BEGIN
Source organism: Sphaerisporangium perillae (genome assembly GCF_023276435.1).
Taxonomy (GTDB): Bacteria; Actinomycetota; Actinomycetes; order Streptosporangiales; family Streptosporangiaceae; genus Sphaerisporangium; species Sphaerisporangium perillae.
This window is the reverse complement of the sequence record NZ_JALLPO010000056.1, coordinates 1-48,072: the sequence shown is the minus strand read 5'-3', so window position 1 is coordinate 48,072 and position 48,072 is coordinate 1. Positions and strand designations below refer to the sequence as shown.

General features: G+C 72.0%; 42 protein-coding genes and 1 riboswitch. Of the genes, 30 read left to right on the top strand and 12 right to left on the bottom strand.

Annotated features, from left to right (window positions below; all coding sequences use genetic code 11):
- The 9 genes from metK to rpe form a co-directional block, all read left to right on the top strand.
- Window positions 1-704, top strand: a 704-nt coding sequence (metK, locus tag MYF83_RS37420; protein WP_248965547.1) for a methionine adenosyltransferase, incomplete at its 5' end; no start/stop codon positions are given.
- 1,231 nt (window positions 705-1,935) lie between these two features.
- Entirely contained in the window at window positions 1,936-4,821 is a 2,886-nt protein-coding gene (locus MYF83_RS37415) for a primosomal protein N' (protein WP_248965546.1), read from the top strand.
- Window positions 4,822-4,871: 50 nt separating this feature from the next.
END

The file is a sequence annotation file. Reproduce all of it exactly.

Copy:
Source organism: Sphaerisporangium perillae (genome assembly GCF_023276435.1).
Taxonomy (GTDB): Bacteria; Actinomycetota; Actinomycetes; order Streptosporangiales; family Streptosporangiaceae; genus Sphaerisporangium; species Sphaerisporangium perillae.
This window is the reverse complement of the sequence record NZ_JALLPO010000056.1, coordinates 1-48,072: the sequence shown is the minus strand read 5'-3', so window position 1 is coordinate 48,072 and position 48,072 is coordinate 1. Positions and strand designations below refer to the sequence as shown.

General features: G+C 72.0%; 42 protein-coding genes and 1 riboswitch. Of the genes, 30 read left to right on the top strand and 12 right to left on the bottom strand.

Annotated features, from left to right (window positions below; all coding sequences use genetic code 11):
- The 9 genes from metK to rpe form a co-directional block, all read left to right on the top strand.
- Window positions 1-704, top strand: a 704-nt coding sequence (metK, locus tag MYF83_RS37420; protein WP_248965547.1) for a methionine adenosyltransferase, incomplete at its 5' end; no start/stop codon positions are given.
- 1,231 nt (window positions 705-1,935) lie between these two features.
- Entirely contained in the window at window positions 1,936-4,821 is a 2,886-nt protein-coding gene (locus MYF83_RS37415) for a primosomal protein N' (protein WP_248965546.1), read from the top strand.
- Window positions 4,822-4,871: 50 nt separating this feature from the next.